Tag Walls, Punch Fascists
As Hopkins has expressed, this album is very much about standing up against society’s ills. I would agree maybe now more than ever this is needed. Keeping the message strong, he composed track 15, Tag Walls, Punch Fascists. Nothing is more on point then that title. So the song itself sounds like an anthem; the kind you play during protest. It’s kind of song you use to get people excited. He keeps the excitement going with the addition of vocals slowly as it progresses. But it’s not until a little past the 1 minute mark where it becomes quite soulful. I mean you can’t expect people to feel ready to punch fascists unless the get more soul right?
Now, this song has two acts. At it’s core it’s a rock track. Act 1 is very aggressive as the tempo speeds up gradually. The bass gets progressively louder as well. You maybe wondering as to why the song is so forceful. The reason behind that goes back to JSR. When you are facing “the man”(the oppressor), the music is very heavy almost violent rock. This is to emphasize you’re up against the big bad.
Act 2 kicks in at the 3:10 mark. Mello turns the rock jam into a very melodic and serene tune. This is to offer listeners a break in the beautiful chaos if you will. The song then slowly returns to the original beat. At 4:45 things are full circle as we’re back to heavy rock. Best rock song on the album? Maybe? Best series of transitions by Mello? Also, maybe.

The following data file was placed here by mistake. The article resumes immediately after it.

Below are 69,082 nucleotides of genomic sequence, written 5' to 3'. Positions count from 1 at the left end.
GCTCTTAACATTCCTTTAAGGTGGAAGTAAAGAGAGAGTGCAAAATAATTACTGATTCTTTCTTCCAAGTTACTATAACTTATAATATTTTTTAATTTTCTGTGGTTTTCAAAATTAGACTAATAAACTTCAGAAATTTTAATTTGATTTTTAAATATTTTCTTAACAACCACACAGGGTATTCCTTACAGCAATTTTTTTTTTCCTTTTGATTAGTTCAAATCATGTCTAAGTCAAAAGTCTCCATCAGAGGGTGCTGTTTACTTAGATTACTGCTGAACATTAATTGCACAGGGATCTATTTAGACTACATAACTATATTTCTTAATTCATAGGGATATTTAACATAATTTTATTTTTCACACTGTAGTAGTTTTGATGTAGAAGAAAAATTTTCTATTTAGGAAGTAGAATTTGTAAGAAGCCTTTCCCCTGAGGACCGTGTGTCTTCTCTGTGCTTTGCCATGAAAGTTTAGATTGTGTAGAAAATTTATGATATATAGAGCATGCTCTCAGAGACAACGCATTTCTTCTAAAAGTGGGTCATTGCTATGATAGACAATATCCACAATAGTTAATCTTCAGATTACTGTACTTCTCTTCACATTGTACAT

The last song is very up beat and pop like in nature as you can get. Uptempo piano is and lovely singing that’s right up Mello’s alley. For an outro track he couldn’t pick a better song. After bringing up the hype he gently lets us go with a smooth jam. This song also sounds like a song fit for the Love shockers from JSR. They were also the first threat you ran into as a player. So considering all the other dangers, things are very laid back. You might chill if you will. Just like his name implies, he’s keeping things Mello.
I’ve seen Mello mention on more than one occasion this album is his best work. When someone has made music for as long as him, you know that’s quite the statement. To his credit he really did meet his goal. Create an album that is a spiritual successor of Jet Set Radio’s soundtrack. Make an album just as diverse that anyone can appreciate. From a personal not, just make some of his best work to date. As a fan I can tell you he’s probably done all of this and then some.
2 Mello’s Memories of Tokyo-to can be bought via Bandcamp.
If you’d like to keep up with his music (he produces a lot!) you can follow him
If you liked what you heard, why not drop him a thank you message? Also he has a pretty impressive discography. Also, yes I will be writing more about him in the future.